Wednesday, May 15, 2013

Review: Tabu (Miguel Gomes, 2012)

Winner of the Alfred Bauer Prize for Artistic Innovation and the FIPRESCI Jury Prize at the 2012 Berlinale, Miguel Gomes' passionate and provocative drama, Tabu, about love and memory, is separated into two distinct halves. Opening up in contemporary Lisbon, it follows a temperamental old woman named Aurora (Laura Soveral), her Cape Verdean maid, Santa (Isabel Munoz Cardoso), and her caring neighbour,Pilar (Teresa Madruga), who shares the same floor of Aurora's apartment building. Pilar does her best to take care of Aurora, who gambles away all of her money at casinos and is convinced that her maid is practicing witchcraft on her.

When Aurora's health begins to fade she asks for Gian Luca Ventura (Henrique Espirito Santo), revealed to be a man she once knew but had never spoken of before, to come to her bedside. When he is tracked down, he reveals to the women an extraordinary tale (at this point the film shifts to the past) of obsessed love shared by he and a pregnant and married Aurora (Carloto Cotta and Ana Moreira respectively) in Africa in a period prior to Portuguese Colonial War, and the events that led to their since life-long separation.

Tabu is a beguiling and original film. Gomes has utilised a number of interesting stylistic devices; a 4:3 ratio and classy black-and-white cinematography from the very beginning, and in the second half a complete absence of dialogue, reliance on gesture and expression, and a blend of voice-over narration (Ventura's account), tribal beats, pop songs and the concoction of sounds from the Mount Tabu location. These inspired ideas are not a gimmick and give the storytelling unique qualities that are both alluring and distracting. I wasn't convinced they all worked, or were necessary, and when I viewed Tabu amidst the 2012 Sydney Film Festival it wasn't one of my highlights. But still, there was plenty about this film that I admired.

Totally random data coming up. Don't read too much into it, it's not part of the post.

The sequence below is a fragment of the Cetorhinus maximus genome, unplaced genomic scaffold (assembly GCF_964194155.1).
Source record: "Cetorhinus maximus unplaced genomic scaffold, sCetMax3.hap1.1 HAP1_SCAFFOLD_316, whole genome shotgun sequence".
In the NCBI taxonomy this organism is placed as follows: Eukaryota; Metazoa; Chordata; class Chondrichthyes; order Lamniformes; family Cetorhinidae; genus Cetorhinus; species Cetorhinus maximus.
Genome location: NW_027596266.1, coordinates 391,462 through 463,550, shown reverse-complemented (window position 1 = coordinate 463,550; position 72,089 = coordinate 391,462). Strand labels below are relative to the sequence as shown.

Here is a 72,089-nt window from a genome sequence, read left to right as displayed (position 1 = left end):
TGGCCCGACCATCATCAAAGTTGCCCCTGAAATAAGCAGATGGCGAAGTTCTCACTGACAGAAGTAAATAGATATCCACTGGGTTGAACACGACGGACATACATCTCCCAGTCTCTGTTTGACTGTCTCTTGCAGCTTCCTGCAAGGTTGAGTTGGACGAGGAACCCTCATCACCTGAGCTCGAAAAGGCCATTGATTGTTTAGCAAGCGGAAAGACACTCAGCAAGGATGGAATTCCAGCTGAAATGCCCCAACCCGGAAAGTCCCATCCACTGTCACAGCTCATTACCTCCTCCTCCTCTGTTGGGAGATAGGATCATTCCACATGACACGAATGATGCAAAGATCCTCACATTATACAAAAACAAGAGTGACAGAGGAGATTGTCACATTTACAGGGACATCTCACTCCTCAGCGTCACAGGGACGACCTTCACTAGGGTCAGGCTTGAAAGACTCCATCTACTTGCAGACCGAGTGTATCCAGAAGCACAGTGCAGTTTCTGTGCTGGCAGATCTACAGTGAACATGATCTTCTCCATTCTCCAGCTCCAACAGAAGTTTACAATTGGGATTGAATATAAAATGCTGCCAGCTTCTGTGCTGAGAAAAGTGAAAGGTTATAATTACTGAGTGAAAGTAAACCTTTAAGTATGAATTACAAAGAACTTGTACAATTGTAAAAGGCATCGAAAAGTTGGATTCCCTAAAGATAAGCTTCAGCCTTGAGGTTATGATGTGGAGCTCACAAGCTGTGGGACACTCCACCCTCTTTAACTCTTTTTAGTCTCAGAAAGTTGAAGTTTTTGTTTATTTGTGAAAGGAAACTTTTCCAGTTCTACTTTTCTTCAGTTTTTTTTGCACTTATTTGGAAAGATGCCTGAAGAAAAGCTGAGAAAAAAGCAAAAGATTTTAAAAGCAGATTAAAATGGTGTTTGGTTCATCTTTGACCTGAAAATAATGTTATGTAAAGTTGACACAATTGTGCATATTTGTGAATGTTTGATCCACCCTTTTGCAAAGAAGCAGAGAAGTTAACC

Even at close to two hours, which is a test, Gomes' film is certainly not dull. It does evoke a strange feeling of hypnosis in the second half as the sweaty African climate and the voice-over lull one into a surreal viewing state. It felt like I was dreaming up the story of Aurora's past for myself. Hard to describe. For future analysis I would be interested in giving it another go, ensuring I am fully alert. Perhaps I would have a completely different experience.

This adventurous drama uses subversive humour and creates effective tension. The performances are great, the sound design is brilliant and this rich tapestry of ideas will leave viewers with plenty to discuss. It looks explores the loneliness and bitterness that accompanies aging, the longing for the past. It also optimistically addresses the idea that fleeting chapters in our lives, if they significantly re-route them at the time, will always remain with us, the increasingly unreliability of memory aside.

My Rating: ★★★1/2


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